Gąsawa massacre

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The Gąsawa Congress, by Matejko. Participants in discussion, before the massacre.
Death of Leszek the White, by Matejko. Leszek, High Duke of Poland, was caught in his bath but fled on horseback. The attackers caught up with him a few kilometers out of Gąsawa.
Monument at site of Leszek's death

The Gąsawa massacre (Polish: Zbrodnia gąsawska, literally "the Gąsawa crime") was a 1227 attack on a meeting of Polish Piast dukes which was being held near the village of Gąsawa in Kujawy, Poland. The High Duke of Poland, Leszek the White, was assassinated, and Duke Henry the Bearded of Silesia was gravely wounded.[1]

At the time of the attack some of the victims were bathing in preparation for retiring for the night, and so the event is also known in Polish historiography as the Gąsawa bloodbath (krwawa łaźnia w Gąsawie).[2]

Motive[edit]

While direct responsibility for the attack is generally ascribed by historians to Świętopełk of Pomerania,[3] many circumstances surrounding the crime remain unexplained and controversial.

Świętopełk's aim was to make the Duchy of Gdańsk Pomerania, which his House of Sobiesław held as regents of the Polish rulers, independent of Piast overlordship. The murder of Leszek the White, Świętopełk's suzerain, thus served his interests. However, several historians have pointed to Duke Władysław Odonic,[1] who had forged an alliance with Świętopełk shortly before the attack, as the main instigator.[4] Odonic's actual target would have been his uncle, Duke Władysław Spindleshanks, with whom Odonic had been involved in a long-running conflict over control of Greater Poland (Wielkopolska). Under this hypothesis, Odonic provided information necessary for a successful attack to Świętopełk's men, who actually did the deed.

Other historians have disputed this thesis, pointing out that Spindleshanks was not harmed in the attack, that Odonic did not profit from the death of Leszek (with whom he had had generally amicable relations), and that there is no record that contemporaries or the families of the slain held Odonic responsible. Rather, in this view, the blame was ascribed retroactively to Odonic several decades later, during fighting between Dukes of Silesia who were descendants of Henry, and those of Greater Poland, who were related to Odonic. A particularly puzzling fact is the absence of condemnation by ecclesiastical authorities (some of whom were present at the meeting), who at that time took an active role in Polish political affairs and tended to react strongly to regicides.[5]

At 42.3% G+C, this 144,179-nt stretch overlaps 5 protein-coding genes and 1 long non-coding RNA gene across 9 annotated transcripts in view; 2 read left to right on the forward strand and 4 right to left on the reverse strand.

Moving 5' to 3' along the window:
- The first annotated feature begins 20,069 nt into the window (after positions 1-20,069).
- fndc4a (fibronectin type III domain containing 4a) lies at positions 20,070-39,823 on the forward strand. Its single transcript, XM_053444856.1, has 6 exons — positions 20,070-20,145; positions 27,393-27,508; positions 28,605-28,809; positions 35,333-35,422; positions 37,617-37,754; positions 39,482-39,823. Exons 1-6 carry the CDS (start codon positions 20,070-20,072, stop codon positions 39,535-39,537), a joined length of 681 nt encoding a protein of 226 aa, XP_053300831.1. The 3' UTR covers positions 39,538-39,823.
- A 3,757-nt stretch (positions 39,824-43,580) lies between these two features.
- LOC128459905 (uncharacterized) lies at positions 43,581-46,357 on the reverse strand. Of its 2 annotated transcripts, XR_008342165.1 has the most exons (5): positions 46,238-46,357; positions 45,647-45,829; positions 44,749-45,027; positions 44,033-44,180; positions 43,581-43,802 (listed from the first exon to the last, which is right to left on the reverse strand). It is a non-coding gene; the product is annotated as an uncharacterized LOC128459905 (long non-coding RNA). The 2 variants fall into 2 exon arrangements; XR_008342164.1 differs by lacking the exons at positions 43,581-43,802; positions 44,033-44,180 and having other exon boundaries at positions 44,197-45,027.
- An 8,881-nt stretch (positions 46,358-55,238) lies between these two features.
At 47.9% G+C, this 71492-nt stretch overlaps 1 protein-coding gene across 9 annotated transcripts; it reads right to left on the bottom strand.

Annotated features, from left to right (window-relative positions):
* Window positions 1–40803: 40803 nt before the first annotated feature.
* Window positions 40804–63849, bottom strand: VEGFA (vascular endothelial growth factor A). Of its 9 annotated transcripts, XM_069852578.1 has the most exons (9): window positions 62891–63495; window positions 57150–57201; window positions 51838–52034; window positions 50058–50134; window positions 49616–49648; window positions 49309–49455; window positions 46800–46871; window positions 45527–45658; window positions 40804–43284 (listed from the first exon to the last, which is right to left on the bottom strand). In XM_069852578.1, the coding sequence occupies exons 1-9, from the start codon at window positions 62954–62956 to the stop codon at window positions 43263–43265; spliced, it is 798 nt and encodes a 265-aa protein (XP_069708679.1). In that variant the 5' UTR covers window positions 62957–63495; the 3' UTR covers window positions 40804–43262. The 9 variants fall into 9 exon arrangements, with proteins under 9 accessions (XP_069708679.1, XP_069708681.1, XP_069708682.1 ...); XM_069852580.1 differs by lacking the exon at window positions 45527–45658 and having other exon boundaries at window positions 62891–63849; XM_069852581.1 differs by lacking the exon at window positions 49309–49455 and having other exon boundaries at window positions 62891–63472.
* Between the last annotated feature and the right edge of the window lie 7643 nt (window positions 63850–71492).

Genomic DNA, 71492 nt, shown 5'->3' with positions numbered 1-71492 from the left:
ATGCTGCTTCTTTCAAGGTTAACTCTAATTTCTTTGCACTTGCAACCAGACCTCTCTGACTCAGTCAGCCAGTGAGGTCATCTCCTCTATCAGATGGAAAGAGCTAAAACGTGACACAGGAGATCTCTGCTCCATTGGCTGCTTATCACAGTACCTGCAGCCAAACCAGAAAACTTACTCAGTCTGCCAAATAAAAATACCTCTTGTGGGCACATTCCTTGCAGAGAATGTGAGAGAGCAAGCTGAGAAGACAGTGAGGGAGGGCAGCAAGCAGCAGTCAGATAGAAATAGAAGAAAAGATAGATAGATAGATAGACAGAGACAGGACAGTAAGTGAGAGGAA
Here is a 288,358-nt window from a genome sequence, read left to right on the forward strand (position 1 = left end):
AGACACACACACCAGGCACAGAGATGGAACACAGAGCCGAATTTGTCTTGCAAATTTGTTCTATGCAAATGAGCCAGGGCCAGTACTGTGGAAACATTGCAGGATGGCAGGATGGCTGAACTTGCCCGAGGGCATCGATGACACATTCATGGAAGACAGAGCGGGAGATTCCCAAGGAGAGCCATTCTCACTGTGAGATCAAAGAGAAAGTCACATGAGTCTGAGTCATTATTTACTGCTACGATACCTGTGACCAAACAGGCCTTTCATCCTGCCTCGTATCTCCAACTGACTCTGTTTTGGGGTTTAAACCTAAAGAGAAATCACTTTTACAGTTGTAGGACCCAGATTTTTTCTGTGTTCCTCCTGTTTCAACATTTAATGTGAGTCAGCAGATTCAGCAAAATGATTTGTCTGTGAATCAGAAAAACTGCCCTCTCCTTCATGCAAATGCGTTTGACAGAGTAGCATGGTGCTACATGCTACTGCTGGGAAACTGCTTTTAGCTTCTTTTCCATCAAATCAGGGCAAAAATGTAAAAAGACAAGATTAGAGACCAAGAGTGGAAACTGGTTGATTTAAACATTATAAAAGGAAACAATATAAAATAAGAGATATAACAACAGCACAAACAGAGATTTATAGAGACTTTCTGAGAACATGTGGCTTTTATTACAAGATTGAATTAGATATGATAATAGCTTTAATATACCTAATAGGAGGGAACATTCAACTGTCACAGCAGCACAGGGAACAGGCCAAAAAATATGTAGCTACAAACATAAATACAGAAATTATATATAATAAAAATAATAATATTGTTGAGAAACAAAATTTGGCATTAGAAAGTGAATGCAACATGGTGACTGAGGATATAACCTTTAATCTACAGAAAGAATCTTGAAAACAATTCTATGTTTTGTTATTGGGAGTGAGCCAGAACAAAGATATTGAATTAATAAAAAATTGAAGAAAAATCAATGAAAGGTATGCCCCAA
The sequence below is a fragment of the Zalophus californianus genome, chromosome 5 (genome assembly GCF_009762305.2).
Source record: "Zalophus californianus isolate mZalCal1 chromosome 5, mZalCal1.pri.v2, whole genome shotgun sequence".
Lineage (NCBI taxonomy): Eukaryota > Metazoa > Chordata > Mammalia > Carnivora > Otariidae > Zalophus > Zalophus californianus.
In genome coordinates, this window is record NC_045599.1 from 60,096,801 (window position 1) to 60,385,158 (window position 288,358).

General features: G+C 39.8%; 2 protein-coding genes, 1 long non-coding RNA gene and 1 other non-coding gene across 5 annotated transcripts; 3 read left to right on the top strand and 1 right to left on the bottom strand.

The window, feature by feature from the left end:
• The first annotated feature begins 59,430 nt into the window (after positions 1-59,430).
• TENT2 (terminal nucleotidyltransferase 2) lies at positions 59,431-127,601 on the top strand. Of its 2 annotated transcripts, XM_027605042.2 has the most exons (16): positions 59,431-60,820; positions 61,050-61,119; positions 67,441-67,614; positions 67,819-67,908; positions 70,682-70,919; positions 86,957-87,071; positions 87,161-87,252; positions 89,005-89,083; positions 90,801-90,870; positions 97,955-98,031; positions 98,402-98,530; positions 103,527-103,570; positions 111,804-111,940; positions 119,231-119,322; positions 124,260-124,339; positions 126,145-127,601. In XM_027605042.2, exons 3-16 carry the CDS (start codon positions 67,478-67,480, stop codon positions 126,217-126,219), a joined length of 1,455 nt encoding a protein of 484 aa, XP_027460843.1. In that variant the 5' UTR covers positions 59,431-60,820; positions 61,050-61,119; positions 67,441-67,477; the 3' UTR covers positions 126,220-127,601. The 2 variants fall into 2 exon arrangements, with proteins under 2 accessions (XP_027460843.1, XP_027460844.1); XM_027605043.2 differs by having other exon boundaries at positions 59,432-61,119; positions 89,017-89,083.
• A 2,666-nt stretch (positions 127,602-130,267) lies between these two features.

Outcomes[edit]

Whatever the exact circumstances of, or the responsibility for, the event, it is generally accepted that the crime contributed to the deepening of the feudal fragmentation of Poland. Świętopełk successfully cast off the control of the Piast dukes over Gdańsk Pomerania and began using the title dux (rather than "regent").[4] Piast control over the area was not re-established until the Treaty of Kępno (1282) between Mściwój II of Pomerania and Przemysł II (perhaps ironically, a grandson of Odonic).[1]

The death of Leszek the White undermined the authority and status of the "High Duke of Poland" (principat), who technically ruled over all the other regional Polish dukes; and the "seniorate" province of Kraków/Małopolska essentially became just another feudal area to be fought over. Poland, as a unified political entity, would not be re-established until the reign of Wenceslaus III or Władysław the Elbow-high at the turn of the 13th and 14th centuries.[1][2]

Notes[edit]

  1. ^ a b c d Jasienica Pawel (2007). Polska Piastow. Proszynski. pp. 174, 236. ISBN 9788374694797. 
  2. ^ a b Sałański, Marcin (Nov 2012, 24). "Zjazd w Gąsawie czyli rozpad piastowskiej jedności?". HistMag.org. Retrieved March 11, 2013.  Check date values in: |date= (help)
  3. ^ Bartos, Sebastian (2008). Negotiations of Power in a Medieval Society: Ecclesiastical Authority and Secular Rulership in Little Poland, 1177--1320. ProQuest. p. 66. 
  4. ^ a b Gladysz, Mikolaj (2012). The Forgotten Crusaders: Poland and the Crusader Movement in the Twelfth and Thirteenth Centuries. Brill. p. 209. ISBN 9789004185517. 
  5. ^ Labuda, Gerard (1995). "Śmierć Leszka Białego (1227)". Roczniki Historyczne. 61: 7–33.  Gerard Labuda describing the views of Józef Uminski.